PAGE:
Fakamolemole ’a hou’eiki mo ngaahi ha’a
He ’oku mama’o mo faingata’a ’a e fā’anga
Ko e tolutalu na’e tu’u holo he ngaahi halanga
Kuo fu’u puli pea ’alu mo hono to’utangata
Ka neongo ’ene vao fihi mo to e va’ava’a
Kae fai pe ha vavaku mo si’a fa’ala
Kia Touia-’o-Futuna ko e ’uluaki maka
Na’e fai mei ai hotau kam ata’anga
Kehe ko e talatupu’a ia mo e fananga
’Oku utuutu mei ai si’a kau fa’a
Pardon me, noble chiefs and lineages
For the searching place is now far and difficult
The plantations once scattered on the roads
Have now quite disappeared and gone with them their generation
But although they now lie in very thick bush
Search will be made at any rate For Touia-’o-Futuna, the first rock
Where our origin began
Though these are only myths and legends
Tis here the inquirers get their facts
Click the link below to view Tala - E - Fonua, the telling the of land and it’s people:
Tala – E – Fonua, the telling of the land and its people, Digital Animation, Narration by Eric Soakai, Run Time: 08.39mins, 2021
Viewers can use the QR code to view the work within the Digital Va.
Through storytelling we can further understand ourselves and our surroundings. Tala-E-Fonua tells the story of the Tongan creation story pieced together through collating of various accounts.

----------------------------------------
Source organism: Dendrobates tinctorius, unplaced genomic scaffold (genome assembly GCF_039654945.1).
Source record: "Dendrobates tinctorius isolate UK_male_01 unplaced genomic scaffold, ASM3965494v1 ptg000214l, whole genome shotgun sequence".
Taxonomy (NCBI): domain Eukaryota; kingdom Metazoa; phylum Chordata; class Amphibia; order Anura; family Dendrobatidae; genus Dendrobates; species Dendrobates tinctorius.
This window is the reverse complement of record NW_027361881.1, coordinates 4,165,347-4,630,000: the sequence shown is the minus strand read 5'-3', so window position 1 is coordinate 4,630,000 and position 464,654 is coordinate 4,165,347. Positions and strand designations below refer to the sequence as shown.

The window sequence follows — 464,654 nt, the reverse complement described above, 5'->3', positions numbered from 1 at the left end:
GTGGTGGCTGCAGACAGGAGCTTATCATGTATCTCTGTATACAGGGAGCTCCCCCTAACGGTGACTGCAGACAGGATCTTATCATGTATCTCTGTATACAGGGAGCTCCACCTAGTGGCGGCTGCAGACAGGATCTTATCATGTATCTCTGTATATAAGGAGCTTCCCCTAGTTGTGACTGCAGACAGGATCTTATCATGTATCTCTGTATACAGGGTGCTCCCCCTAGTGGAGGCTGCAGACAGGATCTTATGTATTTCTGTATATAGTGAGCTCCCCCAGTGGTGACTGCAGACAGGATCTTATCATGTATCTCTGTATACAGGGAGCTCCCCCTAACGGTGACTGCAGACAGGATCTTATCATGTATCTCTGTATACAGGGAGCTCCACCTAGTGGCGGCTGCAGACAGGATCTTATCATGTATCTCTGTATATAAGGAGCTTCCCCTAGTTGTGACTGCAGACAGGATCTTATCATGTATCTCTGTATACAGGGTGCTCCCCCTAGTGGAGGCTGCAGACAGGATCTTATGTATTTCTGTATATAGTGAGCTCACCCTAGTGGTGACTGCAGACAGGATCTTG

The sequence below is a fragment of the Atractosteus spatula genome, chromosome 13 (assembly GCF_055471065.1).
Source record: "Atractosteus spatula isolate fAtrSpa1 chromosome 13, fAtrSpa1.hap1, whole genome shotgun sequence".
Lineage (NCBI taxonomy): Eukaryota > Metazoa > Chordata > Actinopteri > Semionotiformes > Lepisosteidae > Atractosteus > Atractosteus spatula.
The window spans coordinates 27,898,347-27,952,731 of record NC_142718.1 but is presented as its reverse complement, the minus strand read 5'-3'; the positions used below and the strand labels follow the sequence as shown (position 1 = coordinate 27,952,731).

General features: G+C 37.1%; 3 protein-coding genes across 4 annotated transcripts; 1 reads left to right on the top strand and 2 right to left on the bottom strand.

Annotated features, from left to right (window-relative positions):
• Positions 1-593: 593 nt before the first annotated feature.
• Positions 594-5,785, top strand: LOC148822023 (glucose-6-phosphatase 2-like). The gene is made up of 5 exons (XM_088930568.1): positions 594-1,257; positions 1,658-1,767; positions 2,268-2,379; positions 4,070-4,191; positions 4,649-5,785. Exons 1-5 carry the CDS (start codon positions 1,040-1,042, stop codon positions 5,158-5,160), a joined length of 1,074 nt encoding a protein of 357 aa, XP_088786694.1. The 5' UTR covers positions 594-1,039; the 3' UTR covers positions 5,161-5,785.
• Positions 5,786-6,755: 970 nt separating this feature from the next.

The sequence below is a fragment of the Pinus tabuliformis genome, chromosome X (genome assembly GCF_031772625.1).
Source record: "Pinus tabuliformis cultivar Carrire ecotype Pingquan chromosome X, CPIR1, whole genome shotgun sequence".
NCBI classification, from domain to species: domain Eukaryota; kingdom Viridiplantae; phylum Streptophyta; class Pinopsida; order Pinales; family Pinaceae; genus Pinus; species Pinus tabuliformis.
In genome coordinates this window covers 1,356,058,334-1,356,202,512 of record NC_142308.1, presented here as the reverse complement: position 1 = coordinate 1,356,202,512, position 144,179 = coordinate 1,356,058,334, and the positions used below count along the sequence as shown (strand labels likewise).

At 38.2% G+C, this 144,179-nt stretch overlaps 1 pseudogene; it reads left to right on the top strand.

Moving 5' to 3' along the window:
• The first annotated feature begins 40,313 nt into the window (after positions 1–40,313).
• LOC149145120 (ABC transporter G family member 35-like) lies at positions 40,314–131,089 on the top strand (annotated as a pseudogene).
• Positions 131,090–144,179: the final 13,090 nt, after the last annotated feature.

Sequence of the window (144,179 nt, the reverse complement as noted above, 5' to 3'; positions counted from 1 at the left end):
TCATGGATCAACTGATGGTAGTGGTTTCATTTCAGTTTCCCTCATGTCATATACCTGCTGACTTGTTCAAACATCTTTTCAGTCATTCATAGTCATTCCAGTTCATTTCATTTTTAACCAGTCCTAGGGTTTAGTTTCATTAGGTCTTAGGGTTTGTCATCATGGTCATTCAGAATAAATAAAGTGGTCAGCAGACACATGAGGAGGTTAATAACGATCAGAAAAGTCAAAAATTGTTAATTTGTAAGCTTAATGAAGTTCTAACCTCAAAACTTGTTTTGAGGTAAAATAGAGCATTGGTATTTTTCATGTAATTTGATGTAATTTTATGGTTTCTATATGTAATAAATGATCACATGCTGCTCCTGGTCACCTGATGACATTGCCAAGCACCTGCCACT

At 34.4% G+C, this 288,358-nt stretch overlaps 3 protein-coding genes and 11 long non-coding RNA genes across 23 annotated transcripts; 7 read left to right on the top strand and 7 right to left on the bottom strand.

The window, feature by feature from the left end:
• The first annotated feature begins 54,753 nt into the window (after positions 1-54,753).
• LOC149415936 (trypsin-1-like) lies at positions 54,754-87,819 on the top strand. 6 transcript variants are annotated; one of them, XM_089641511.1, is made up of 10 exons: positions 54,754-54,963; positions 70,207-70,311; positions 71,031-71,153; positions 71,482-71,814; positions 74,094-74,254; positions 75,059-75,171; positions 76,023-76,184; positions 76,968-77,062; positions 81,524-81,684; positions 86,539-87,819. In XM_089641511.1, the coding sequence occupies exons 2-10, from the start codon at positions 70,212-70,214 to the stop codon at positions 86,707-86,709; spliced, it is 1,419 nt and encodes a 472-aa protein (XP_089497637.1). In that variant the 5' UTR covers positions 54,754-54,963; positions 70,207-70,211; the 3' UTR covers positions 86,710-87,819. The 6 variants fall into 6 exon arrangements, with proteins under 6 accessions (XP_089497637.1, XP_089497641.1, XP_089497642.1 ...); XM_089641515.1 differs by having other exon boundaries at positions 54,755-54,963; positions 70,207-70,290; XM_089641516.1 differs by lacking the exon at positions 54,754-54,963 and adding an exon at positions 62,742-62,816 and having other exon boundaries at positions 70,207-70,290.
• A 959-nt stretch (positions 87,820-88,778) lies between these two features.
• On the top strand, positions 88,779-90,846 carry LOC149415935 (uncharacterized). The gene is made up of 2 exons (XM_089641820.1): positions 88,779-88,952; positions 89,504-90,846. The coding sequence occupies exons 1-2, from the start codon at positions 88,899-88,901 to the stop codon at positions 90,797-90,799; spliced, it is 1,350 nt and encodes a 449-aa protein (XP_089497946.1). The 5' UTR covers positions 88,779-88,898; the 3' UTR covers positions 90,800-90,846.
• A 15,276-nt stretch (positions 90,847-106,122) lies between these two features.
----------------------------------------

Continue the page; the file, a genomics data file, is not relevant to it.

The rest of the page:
The work acts as a storytelling conduit for the carved taonga of the Atua, currently held in museum collections. Many of these artefacts have made their way into institutions through colonising events in history, such as religious conversion, confiscation, and conflict. Through the transference of these taonga, from indigenous guardianship to colonial ownership, their stories and importance are dislocated and severed. Museums do not provide a clear path for the diasporic community trying to reconnect to their culture. From my experience as a member of the diaspora, museum archives don’t support the reconnective learning process which is instead unconsciously built on a traumatic foundation.
With Tala-E-Fonua, I aim minimise the opening of these historical wounds and tell these stories without the stain of colonial violence by proposing the Digital Va as a space for these learning connections to happen within the language of the diaspora. With the combination of illustrative imagery and traditional oration, the work stands as an accessible piece of information for the Tongan diasporic community to learn from. I aim to bring the Atua to life through the Digital Va as a way to honour their stories.
The fakatapu (consecration) on the following page sets a tone for how to approach and honour Havea Hikule’o, Tangaloa ‘Eiki, Maui Motu’a, the ancestors past present and future. It also shows how to view the work from a diaspora standpoint to reconnect with Tonga.